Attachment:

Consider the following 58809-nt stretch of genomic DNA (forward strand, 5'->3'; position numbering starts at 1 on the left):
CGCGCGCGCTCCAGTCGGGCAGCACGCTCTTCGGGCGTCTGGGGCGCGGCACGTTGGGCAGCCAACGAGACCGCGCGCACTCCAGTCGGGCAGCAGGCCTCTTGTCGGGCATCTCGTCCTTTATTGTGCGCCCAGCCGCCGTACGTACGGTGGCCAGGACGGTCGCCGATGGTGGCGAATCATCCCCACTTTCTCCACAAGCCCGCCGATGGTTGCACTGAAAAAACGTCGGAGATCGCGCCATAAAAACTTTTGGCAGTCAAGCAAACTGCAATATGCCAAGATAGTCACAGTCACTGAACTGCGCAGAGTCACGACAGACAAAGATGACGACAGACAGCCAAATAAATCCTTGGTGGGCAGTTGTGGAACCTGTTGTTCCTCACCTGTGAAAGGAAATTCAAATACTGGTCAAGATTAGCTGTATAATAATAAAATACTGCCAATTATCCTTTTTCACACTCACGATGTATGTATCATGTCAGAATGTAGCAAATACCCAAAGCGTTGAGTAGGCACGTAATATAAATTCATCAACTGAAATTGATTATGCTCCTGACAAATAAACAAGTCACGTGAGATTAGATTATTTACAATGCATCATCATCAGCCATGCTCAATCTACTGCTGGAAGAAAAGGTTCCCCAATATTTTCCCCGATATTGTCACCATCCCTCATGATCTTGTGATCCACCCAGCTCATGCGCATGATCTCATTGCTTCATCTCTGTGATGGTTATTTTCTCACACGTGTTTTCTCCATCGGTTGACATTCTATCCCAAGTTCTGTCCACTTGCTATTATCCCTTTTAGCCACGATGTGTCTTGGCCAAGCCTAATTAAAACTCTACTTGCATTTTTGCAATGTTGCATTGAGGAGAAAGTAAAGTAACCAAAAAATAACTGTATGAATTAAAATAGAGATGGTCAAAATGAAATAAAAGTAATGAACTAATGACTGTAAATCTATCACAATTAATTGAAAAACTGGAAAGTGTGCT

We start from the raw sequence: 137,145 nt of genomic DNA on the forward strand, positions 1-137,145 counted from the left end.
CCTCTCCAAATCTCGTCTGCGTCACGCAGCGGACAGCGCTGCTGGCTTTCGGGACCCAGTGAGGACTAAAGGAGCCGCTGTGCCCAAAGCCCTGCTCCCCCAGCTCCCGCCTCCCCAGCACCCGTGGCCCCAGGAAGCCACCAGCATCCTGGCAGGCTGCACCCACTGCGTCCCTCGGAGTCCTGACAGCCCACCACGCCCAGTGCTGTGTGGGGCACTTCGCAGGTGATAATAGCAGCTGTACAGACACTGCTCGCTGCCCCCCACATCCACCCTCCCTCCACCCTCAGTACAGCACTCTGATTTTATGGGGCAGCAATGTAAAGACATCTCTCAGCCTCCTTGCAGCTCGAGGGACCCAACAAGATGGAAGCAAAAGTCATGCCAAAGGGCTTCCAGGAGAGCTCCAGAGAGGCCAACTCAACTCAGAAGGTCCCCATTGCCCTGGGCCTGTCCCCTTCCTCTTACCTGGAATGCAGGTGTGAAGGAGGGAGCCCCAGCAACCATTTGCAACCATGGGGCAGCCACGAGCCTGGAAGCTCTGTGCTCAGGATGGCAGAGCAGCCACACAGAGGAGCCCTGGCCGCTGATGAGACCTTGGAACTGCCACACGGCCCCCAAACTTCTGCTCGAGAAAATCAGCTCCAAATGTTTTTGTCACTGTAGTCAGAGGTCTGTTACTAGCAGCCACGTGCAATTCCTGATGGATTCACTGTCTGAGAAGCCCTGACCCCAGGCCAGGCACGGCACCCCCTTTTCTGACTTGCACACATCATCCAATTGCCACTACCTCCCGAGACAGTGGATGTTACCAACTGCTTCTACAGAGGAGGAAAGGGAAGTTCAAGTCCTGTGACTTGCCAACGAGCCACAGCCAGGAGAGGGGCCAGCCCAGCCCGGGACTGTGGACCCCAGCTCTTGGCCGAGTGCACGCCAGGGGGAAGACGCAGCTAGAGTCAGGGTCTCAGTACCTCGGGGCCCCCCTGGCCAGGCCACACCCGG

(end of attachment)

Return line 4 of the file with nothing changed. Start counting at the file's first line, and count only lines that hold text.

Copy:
CCTCTCCAAATCTCGTCTGCGTCACGCAGCGGACAGCGCTGCTGGCTTTCGGGACCCAGTGAGGACTAAAGGAGCCGCTGTGCCCAAAGCCCTGCTCCCCCAGCTCCCGCCTCCCCAGCACCCGTGGCCCCAGGAAGCCACCAGCATCCTGGCAGGCTGCACCCACTGCGTCCCTCGGAGTCCTGACAGCCCACCACGCCCAGTGCTGTGTGGGGCACTTCGCAGGTGATAATAGCAGCTGTACAGACACTGCTCGCTGCCCCCCACATCCACCCTCCCTCCACCCTCAGTACAGCACTCTGATTTTATGGGGCAGCAATGTAAAGACATCTCTCAGCCTCCTTGCAGCTCGAGGGACCCAACAAGATGGAAGCAAAAGTCATGCCAAAGGGCTTCCAGGAGAGCTCCAGAGAGGCCAACTCAACTCAGAAGGTCCCCATTGCCCTGGGCCTGTCCCCTTCCTCTTACCTGGAATGCAGGTGTGAAGGAGGGAGCCCCAGCAACCATTTGCAACCATGGGGCAGCCACGAGCCTGGAAGCTCTGTGCTCAGGATGGCAGAGCAGCCACACAGAGGAGCCCTGGCCGCTGATGAGACCTTGGAACTGCCACACGGCCCCCAAACTTCTGCTCGAGAAAATCAGCTCCAAATGTTTTTGTCACTGTAGTCAGAGGTCTGTTACTAGCAGCCACGTGCAATTCCTGATGGATTCACTGTCTGAGAAGCCCTGACCCCAGGCCAGGCACGGCACCCCCTTTTCTGACTTGCACACATCATCCAATTGCCACTACCTCCCGAGACAGTGGATGTTACCAACTGCTTCTACAGAGGAGGAAAGGGAAGTTCAAGTCCTGTGACTTGCCAACGAGCCACAGCCAGGAGAGGGGCCAGCCCAGCCCGGGACTGTGGACCCCAGCTCTTGGCCGAGTGCACGCCAGGGGGAAGACGCAGCTAGAGTCAGGGTCTCAGTACCTCGGGGCCCCCCTGGCCAGGCCACACCCGG